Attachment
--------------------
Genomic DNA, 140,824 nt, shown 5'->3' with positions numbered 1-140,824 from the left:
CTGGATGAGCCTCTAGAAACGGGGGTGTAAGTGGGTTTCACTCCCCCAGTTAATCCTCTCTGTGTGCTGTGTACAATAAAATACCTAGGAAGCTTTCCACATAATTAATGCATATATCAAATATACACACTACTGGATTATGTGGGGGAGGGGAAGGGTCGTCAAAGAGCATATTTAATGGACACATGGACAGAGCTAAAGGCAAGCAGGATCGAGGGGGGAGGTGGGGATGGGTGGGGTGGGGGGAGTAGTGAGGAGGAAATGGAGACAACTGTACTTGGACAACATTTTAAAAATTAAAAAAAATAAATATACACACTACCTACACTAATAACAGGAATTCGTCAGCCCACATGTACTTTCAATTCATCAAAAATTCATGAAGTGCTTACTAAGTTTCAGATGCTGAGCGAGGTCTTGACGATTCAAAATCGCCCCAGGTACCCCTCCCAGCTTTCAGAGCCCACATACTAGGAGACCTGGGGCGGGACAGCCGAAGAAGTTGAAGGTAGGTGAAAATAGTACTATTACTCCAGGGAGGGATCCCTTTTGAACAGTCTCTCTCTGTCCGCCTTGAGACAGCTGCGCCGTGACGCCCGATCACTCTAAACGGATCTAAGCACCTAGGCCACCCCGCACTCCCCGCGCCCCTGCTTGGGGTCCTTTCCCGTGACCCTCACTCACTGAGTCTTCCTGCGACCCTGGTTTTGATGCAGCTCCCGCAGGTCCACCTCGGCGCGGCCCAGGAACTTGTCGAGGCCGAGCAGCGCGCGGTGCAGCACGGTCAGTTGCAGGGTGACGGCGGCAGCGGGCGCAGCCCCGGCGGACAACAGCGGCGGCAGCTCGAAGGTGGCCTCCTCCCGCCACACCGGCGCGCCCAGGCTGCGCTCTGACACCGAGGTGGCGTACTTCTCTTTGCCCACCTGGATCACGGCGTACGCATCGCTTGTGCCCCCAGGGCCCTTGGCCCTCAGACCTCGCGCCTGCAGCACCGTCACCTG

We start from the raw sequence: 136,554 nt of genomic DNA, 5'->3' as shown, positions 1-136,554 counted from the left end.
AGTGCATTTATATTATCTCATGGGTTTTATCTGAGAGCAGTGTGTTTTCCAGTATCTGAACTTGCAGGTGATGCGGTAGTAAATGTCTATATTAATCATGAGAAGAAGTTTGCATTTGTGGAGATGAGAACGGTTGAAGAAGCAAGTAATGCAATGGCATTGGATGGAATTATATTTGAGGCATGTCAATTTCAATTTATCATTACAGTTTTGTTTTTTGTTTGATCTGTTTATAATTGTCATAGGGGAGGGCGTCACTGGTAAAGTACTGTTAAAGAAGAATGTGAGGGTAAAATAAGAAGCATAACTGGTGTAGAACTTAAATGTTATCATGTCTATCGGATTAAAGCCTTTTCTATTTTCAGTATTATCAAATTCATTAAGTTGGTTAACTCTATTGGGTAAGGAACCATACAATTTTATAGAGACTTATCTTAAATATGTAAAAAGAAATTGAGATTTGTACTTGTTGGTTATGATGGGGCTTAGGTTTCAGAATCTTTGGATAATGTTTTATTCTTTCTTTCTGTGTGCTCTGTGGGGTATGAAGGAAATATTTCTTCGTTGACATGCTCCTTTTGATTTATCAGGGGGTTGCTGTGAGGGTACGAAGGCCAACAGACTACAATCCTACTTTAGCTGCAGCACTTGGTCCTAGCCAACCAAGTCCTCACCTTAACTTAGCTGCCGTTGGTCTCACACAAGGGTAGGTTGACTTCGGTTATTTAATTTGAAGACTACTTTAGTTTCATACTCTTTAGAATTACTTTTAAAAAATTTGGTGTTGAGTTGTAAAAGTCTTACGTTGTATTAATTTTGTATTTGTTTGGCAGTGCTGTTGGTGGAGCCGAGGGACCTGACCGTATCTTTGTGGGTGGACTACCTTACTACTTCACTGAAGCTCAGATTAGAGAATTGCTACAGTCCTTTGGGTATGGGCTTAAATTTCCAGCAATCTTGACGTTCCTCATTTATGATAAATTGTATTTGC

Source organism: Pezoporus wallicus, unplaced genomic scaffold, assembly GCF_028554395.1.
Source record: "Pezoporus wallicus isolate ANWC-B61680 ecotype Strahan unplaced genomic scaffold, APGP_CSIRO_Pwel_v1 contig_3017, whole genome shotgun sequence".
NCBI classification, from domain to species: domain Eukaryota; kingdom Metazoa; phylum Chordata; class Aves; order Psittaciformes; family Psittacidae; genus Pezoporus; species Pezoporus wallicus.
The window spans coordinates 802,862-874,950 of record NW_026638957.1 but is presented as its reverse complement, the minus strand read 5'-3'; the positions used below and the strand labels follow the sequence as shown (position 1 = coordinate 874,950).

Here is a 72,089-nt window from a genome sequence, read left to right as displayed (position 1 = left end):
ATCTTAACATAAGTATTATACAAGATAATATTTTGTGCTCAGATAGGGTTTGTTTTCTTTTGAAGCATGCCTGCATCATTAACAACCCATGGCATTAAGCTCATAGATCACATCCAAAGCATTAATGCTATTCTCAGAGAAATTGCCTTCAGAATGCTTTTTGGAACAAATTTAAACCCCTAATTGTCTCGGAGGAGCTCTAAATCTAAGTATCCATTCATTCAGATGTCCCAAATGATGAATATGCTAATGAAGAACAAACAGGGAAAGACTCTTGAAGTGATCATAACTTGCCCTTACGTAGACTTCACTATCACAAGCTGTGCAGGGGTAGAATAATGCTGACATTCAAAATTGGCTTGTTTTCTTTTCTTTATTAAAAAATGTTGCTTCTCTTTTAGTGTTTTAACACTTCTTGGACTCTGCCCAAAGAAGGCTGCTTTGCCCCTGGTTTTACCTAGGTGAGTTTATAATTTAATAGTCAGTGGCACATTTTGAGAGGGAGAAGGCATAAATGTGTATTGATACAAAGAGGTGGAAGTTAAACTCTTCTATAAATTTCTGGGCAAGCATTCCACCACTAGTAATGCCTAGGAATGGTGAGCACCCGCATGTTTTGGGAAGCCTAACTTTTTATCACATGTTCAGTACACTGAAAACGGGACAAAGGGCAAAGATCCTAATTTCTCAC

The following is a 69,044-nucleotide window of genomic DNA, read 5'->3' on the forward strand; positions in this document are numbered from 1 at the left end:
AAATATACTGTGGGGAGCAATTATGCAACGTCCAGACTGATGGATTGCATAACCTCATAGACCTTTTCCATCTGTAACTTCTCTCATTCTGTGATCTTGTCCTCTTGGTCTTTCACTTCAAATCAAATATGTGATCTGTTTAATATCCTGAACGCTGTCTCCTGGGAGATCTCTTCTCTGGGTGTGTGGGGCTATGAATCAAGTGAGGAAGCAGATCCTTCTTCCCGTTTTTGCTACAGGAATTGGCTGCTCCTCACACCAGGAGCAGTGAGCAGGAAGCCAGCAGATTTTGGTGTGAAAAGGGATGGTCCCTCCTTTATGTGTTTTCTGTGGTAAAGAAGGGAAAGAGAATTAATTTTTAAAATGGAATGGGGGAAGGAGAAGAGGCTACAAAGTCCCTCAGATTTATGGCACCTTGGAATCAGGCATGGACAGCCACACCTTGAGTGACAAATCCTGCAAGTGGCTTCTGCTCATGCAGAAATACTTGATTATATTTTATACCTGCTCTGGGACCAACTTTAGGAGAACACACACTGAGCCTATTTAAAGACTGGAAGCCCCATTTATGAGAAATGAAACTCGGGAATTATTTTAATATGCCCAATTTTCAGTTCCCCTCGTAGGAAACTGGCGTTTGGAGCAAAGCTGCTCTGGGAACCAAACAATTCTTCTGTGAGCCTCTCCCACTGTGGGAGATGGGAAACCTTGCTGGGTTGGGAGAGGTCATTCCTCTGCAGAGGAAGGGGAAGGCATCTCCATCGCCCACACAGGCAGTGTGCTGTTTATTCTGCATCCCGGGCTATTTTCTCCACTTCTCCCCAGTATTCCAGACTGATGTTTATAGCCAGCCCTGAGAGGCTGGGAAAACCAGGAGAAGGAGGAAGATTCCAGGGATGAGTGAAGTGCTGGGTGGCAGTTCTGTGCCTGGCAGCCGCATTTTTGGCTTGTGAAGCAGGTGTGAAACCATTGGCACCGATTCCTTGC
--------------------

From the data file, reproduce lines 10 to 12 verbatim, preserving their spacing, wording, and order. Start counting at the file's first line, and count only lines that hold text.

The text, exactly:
ATCTTAACATAAGTATTATACAAGATAATATTTTGTGCTCAGATAGGGTTTGTTTTCTTTTGAAGCATGCCTGCATCATTAACAACCCATGGCATTAAGCTCATAGATCACATCCAAAGCATTAATGCTATTCTCAGAGAAATTGCCTTCAGAATGCTTTTTGGAACAAATTTAAACCCCTAATTGTCTCGGAGGAGCTCTAAATCTAAGTATCCATTCATTCAGATGTCCCAAATGATGAATATGCTAATGAAGAACAAACAGGGAAAGACTCTTGAAGTGATCATAACTTGCCCTTACGTAGACTTCACTATCACAAGCTGTGCAGGGGTAGAATAATGCTGACATTCAAAATTGGCTTGTTTTCTTTTCTTTATTAAAAAATGTTGCTTCTCTTTTAGTGTTTTAACACTTCTTGGACTCTGCCCAAAGAAGGCTGCTTTGCCCCTGGTTTTACCTAGGTGAGTTTATAATTTAATAGTCAGTGGCACATTTTGAGAGGGAGAAGGCATAAATGTGTATTGATACAAAGAGGTGGAAGTTAAACTCTTCTATAAATTTCTGGGCAAGCATTCCACCACTAGTAATGCCTAGGAATGGTGAGCACCCGCATGTTTTGGGAAGCCTAACTTTTTATCACATGTTCAGTACACTGAAAACGGGACAAAGGGCAAAGATCCTAATTTCTCAC

The following is a 69,044-nucleotide window of genomic DNA, read 5'->3' on the forward strand; positions in this document are numbered from 1 at the left end:
AAATATACTGTGGGGAGCAATTATGCAACGTCCAGACTGATGGATTGCATAACCTCATAGACCTTTTCCATCTGTAACTTCTCTCATTCTGTGATCTTGTCCTCTTGGTCTTTCACTTCAAATCAAATATGTGATCTGTTTAATATCCTGAACGCTGTCTCCTGGGAGATCTCTTCTCTGGGTGTGTGGGGCTATGAATCAAGTGAGGAAGCAGATCCTTCTTCCCGTTTTTGCTACAGGAATTGGCTGCTCCTCACACCAGGAGCAGTGAGCAGGAAGCCAGCAGATTTTGGTGTGAAAAGGGATGGTCCCTCCTTTATGTGTTTTCTGTGGTAAAGAAGGGAAAGAGAATTAATTTTTAAAATGGAATGGGGGAAGGAGAAGAGGCTACAAAGTCCCTCAGATTTATGGCACCTTGGAATCAGGCATGGACAGCCACACCTTGAGTGACAAATCCTGCAAGTGGCTTCTGCTCATGCAGAAATACTTGATTATATTTTATACCTGCTCTGGGACCAACTTTAGGAGAACACACACTGAGCCTATTTAAAGACTGGAAGCCCCATTTATGAGAAATGAAACTCGGGAATTATTTTAATATGCCCAATTTTCAGTTCCCCTCGTAGGAAACTGGCGTTTGGAGCAAAGCTGCTCTGGGAACCAAACAATTCTTCTGTGAGCCTCTCCCACTGTGGGAGATGGGAAACCTTGCTGGGTTGGGAGAGGTCATTCCTCTGCAGAGGAAGGGGAAGGCATCTCCATCGCCCACACAGGCAGTGTGCTGTTTATTCTGCATCCCGGGCTATTTTCTCCACTTCTCCCCAGTATTCCAGACTGATGTTTATAGCCAGCCCTGAGAGGCTGGGAAAACCAGGAGAAGGAGGAAGATTCCAGGGATGAGTGAAGTGCTGGGTGGCAGTTCTGTGCCTGGCAGCCGCATTTTTGGCTTGTGAAGCAGGTGTGAAACCATTGGCACCGATTCCTTGC